What I read at the Cottage, 2020 COVID edition

September 23rd, 2020Posted by Nancy

Drama Queen Sky

The annual two weeks up north was the usual balm for the soul, despite rainy weather the first week.

I went swimming twice (given that the second time was on September 15th, I thought that was pretty good. It was … not warm). I did my one annual ride on the rail trail. I got in some long walks and finally finished the fourth Adventure Zone arc. Yes, I am years behind on that.

I ate fewer cookies than usual, in an attempt to shed those extra few COVID pounds. I did lamentably little writing.

I did manage to read or reread a number of books, though I didn’t set any records.

Rereads:

Howl’s Moving Castle and Castle in the Air. Diana Wynne Jones. Motivated by watching the Studio Ghibli animated version on Netflix. Howl is one of my favourite comfort reads.

Mairelon the Magician and The Magician’s Ward. Patricia Wrede. Regency magic and romance for a rainy Sunday when you’ve had two hours of sleep.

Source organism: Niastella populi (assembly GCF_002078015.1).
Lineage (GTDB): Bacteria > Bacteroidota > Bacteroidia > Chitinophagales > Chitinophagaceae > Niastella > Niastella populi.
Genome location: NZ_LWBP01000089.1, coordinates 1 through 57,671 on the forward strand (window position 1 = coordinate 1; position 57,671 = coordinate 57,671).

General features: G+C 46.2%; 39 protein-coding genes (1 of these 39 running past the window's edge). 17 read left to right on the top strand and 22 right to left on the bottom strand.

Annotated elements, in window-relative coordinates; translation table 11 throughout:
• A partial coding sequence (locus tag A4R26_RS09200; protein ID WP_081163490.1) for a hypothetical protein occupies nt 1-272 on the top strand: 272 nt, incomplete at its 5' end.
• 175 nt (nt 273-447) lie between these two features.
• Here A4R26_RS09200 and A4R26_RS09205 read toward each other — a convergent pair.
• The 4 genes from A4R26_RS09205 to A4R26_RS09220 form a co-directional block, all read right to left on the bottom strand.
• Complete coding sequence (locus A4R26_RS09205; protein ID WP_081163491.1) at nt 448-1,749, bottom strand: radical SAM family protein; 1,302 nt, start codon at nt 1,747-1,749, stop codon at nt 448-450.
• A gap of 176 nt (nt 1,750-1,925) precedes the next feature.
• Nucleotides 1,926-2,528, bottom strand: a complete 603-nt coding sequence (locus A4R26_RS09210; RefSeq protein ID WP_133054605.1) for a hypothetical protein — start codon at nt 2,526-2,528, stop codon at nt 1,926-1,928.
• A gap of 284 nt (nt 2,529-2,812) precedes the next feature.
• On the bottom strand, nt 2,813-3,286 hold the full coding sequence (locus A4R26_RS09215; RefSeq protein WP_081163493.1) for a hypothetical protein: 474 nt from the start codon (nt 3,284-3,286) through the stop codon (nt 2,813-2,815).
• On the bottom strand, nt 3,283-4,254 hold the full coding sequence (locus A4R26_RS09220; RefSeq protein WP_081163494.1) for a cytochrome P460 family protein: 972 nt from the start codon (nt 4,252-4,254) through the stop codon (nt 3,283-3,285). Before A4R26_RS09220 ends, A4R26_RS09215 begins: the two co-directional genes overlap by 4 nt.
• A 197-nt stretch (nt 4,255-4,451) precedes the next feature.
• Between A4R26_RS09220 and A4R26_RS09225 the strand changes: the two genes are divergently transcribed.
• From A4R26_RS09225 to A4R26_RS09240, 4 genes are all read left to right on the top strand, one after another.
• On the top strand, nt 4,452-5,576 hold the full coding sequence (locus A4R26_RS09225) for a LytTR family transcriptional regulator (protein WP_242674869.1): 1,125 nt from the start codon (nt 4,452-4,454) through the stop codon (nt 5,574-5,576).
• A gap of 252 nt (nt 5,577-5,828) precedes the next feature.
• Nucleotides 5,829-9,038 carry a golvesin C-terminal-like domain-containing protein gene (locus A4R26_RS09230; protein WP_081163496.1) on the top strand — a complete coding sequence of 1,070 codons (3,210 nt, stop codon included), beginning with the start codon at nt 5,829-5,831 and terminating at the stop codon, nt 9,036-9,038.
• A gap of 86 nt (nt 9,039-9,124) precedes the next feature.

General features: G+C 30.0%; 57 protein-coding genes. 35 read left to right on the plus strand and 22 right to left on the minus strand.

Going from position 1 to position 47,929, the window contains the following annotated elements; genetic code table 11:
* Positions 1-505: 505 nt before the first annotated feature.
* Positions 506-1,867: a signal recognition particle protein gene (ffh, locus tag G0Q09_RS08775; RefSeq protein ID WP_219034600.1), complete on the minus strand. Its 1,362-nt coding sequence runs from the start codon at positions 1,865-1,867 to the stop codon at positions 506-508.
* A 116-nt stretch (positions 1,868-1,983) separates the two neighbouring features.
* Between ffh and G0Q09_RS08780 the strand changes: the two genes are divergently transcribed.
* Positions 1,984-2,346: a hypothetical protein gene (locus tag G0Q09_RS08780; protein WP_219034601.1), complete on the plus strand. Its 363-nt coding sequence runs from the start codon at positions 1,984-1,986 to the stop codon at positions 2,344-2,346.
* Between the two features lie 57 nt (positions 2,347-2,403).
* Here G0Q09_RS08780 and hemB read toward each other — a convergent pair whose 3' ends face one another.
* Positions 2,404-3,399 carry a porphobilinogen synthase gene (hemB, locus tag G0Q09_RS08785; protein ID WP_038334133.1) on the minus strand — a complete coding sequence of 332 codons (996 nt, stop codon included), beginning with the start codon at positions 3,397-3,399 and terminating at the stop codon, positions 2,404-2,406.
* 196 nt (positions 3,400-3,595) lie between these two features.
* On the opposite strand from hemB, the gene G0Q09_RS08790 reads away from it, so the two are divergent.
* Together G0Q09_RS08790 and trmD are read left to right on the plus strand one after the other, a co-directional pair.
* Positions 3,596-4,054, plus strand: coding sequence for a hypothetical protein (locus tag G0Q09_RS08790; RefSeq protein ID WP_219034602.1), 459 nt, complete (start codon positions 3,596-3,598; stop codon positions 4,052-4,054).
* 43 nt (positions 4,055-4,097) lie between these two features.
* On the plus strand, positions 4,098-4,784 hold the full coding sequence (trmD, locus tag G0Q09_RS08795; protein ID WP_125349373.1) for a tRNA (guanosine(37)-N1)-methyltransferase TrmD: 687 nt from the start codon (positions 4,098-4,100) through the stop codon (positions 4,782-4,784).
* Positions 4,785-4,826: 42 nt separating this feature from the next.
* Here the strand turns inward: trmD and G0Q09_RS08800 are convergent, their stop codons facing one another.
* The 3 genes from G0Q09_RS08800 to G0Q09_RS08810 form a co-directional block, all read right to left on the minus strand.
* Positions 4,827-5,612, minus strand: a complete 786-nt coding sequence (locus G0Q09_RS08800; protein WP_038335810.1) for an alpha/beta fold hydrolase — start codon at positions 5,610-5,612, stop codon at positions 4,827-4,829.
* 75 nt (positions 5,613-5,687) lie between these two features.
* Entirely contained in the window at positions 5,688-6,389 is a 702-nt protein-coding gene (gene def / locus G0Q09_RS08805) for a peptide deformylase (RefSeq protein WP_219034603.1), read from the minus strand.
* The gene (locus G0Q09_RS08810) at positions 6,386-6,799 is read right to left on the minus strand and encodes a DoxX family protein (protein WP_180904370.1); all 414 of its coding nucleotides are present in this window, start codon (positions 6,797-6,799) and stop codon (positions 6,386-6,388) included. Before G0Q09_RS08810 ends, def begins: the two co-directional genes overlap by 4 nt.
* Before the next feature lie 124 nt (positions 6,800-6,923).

Assorted bits of the Foreigner series. C.J. Cherryh. Having read them all, I could skip all the plot and worldbuilding explanations and just enjoy the cultural grace notes and dialogue.

New reads:

Wakenhurst. Michelle Paver. The fens, medieval devils, madness, a manor house all add up to fine English gothic.

Dreaming of You. Lisa Kleypas. Romance. And yes, I skipped the sex scenes.

Famous Father Girl, Jamie Bernstein. We’d seen her speak at a concert celebrating her father’s music so I wanted to read her autobiography. I always thought of the Bernstein era as being before the years of cocaine and wild parties and sex and much too much alcohol. It definitely was not. A fascinating look at her family and finding her own way to be part of a musical legacy.

Before Mars. Emma Newman. Solid science-fiction/mystery/thriller.

The Monsters We Deserve. Marcus Sedgwick. Another of those books that showed up long after I’d forgotten what it was about. Turns out it was a beautifully rewritten short novel about the complicated legacy of Mary Shelley’s famous creation in our imagination.

Desert Notebooks. Ben Erhenreich. Right in my sweet spot. Vivid evocation of landscape and nature. Interesting thoughts about time and culture and philosophy. Ideas you want to talk about over dinner.

Dread Nation. Justina Ireland. The dead rise from the battlefield of Gettysburg – putting a swift end of the civil war. But someone has to keep the shambler hordes at bay – and who better to send to do the dirty work than the inconvenient African American and native populations. This one was lots of fun.

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